Ravens officials have made it clear that their focus is currently on the draft, which is now less than four weeks away. As they move closer to April 27 and being on the clock with the 16th overall pick, team officials will continue to meet with prospects and review their draft board. But much of the heavy lifting has already been done.
Meanwhile, general manager Ozzie Newsome remains on the lookout for opportunities to fortify his roster. Newsome doesn't like entering the draft with glaring hole because he wants to adhere to his "best-player available" philosophy.
But Newsome's task is complicated by the Ravens having little remaining salary cap space – per NFLPA records, they are just $6 million under the cap – and the team's desire to preserve one or two compensatory picks for 2018.
At the league meetings earlier this week, Ravens head coach John Harbaugh said the team is considering all its options, including signing true free agents or players who were cut and won't count in the compensatory formula, trades, filling spots internally and obviously the draft.
Let's look at the Ravens' position needs and go over their primary options to fill them:
Why it's a need: The Ravens are extremely thin at proven commodities behind Mike Wallace. They're hopeful Breshad Perriman and Chris Moore will emerge into consistent playmakers next year and Michael Campanaro and Chris Matthews also possess qualities the team needs. As Harbaugh said this week, the Ravens need one receiver to add to the mix and make an immediate impact.
Internal options: Perriman, Moore, Campanaro and Moore all could see bigger roles next year, but the other receivers on the roster are Keenan Reynolds, Vince Mayle and Kenny Bell.
Top remaining free agents: Anquan Boldin, Michael Floyd, Andrew Hawkins, Victor Cruz.
In the draft: At least one of the draft's top three receivers – Clemson's Mike Wallace, Western Michigan's Corey Davis and Washington's John Ross – will likely be available when the Ravens are on the clock at 16. USC's JuJu Smith-Schuster, Penn State's Chris Godwin, East Carolina's Zay Jones and Virginia Tech's Isaiah Ford could be second-day options.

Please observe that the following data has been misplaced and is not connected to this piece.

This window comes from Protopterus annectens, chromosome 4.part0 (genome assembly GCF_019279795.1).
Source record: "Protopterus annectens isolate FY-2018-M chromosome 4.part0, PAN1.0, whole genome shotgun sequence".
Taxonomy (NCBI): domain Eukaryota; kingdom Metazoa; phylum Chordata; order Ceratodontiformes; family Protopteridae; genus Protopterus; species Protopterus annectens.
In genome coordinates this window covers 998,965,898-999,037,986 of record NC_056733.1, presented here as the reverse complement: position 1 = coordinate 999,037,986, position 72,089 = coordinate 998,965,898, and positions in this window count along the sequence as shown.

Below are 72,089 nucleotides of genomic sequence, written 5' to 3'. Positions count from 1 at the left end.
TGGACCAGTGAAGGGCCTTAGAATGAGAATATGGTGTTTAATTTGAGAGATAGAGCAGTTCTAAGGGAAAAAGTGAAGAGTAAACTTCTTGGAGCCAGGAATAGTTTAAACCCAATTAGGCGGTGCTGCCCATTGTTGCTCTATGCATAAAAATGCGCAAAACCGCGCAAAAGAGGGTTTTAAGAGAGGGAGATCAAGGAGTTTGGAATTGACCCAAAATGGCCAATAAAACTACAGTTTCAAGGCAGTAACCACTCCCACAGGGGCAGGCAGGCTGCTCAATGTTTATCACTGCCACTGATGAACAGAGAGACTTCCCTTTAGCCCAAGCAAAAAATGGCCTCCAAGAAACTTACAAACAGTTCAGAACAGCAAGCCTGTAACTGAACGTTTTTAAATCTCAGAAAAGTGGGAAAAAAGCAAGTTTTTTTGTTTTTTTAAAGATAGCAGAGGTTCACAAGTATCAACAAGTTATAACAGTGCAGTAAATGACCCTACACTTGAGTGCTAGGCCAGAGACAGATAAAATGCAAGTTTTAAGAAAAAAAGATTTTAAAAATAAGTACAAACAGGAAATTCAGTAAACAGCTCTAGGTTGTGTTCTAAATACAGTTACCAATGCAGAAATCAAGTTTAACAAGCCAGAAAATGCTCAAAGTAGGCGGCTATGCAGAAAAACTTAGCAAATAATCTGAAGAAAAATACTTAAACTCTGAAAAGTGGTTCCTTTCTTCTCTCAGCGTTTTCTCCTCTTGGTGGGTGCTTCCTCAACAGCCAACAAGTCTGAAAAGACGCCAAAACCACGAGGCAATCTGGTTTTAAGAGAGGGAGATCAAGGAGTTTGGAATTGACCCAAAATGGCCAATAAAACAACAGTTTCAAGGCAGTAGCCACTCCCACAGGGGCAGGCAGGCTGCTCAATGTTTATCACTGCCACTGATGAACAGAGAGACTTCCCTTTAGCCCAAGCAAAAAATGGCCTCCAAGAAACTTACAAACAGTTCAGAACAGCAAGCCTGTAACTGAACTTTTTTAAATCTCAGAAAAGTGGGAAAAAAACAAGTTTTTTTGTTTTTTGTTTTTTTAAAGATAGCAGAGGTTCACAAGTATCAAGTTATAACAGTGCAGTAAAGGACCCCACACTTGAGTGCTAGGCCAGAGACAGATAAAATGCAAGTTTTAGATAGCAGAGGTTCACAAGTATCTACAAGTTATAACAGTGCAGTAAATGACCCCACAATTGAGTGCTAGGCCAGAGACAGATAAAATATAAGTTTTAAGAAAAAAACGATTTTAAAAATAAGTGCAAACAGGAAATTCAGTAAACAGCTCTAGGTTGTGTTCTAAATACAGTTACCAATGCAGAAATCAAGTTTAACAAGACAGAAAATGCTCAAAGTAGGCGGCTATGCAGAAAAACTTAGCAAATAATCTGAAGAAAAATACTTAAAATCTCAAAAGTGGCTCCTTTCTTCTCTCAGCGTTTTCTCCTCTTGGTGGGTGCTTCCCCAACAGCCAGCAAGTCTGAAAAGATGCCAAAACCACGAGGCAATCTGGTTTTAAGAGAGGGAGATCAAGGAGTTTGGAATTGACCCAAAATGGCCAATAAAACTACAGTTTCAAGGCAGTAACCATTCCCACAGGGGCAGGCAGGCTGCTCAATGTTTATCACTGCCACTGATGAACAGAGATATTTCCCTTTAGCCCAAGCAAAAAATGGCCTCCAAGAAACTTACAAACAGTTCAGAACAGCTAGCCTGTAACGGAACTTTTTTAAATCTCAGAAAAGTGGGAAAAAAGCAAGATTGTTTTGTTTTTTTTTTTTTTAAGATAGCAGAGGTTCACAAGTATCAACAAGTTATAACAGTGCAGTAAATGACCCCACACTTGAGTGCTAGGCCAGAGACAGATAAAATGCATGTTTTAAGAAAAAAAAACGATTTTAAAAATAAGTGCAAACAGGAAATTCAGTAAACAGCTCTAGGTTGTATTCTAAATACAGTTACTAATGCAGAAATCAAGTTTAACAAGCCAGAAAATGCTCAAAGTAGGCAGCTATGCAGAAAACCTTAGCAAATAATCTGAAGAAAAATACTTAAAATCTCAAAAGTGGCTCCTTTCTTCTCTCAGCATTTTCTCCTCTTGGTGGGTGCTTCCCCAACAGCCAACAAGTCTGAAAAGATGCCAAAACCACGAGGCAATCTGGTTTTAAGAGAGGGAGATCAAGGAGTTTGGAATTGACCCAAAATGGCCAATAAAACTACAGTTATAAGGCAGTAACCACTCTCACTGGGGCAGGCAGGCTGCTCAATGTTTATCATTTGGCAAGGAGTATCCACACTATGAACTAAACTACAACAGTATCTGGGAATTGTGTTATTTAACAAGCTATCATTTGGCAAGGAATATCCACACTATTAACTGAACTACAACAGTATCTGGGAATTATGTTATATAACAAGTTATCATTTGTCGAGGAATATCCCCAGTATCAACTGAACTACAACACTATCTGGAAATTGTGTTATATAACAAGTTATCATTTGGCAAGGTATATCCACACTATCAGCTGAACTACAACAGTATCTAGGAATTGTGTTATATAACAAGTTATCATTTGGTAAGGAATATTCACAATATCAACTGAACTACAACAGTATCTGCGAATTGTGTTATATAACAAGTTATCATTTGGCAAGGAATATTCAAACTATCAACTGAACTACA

Most likely scenario: Ideally, the Ravens would add a veteran like Boldin, who is no rush to sign, and also draft another receiver in the middle rounds. However, Boldin is reportedly hoping to play closer to his South Florida home so a reunion may not be in the cards. Beyond him, there's not an obvious free-agent fit unless the Ravens feel that Cruz and Vincent Jackson have some good football left. Given that and their stated offseason desire to get quarterback Joe Flacco more help, the Ravens face some pressure to take a receiver early in the draft.
Why it's a need: Rick Wagner, a three-year starter for the Ravens, signed a five-year, $47.5 million deal with the Detroit Lions early in free agency. His departure has left a significant question mark on an offensive line that team officials have vowed to solidify this offseason.
Internal options: Harbaugh mentioned De'Ondre Wesley and Stephane Nembot as prime competitors for the job, while later including veteran James Hurst in the equation. He also didn't rule out moving Alex Lewis to right tackle, but the Ravens would clearly prefer keeping him at left guard, where they think he could develop into a Pro Bowl performer.
Top remaining free agents: King Dunlap, Ryan Clady, Austin Pasztor
In the draft: It's a relatively weak draft for tackles although Wisconsin's Ryan Ramczyk is projected as a mid first-round pick and Alabama's Cam Robinson and Utah's Garett Bolles could go off the board late Day One or early Day Two.
Most likely scenario: The Ravens like the potential of Wesley and Nembot, who are raw but massive. Wesley is 6-foot-6 and 326 pounds while Nembot is 6-6 and 320. However, it's very hard to imagine the team entrusting the tackle spot to players who spent all of last season on the injured list. For a team that badly needs playmakers on both sides of the ball, it also would be difficult to use a first-round pick on an offensive tackle for a second straight year. The best bet would be signing a player like Dunlap, who played some solid football under Ravens offensive line coach Joe D'Alessandris in San Diego, and taking a tackle with some upside on the second or third day of the draft.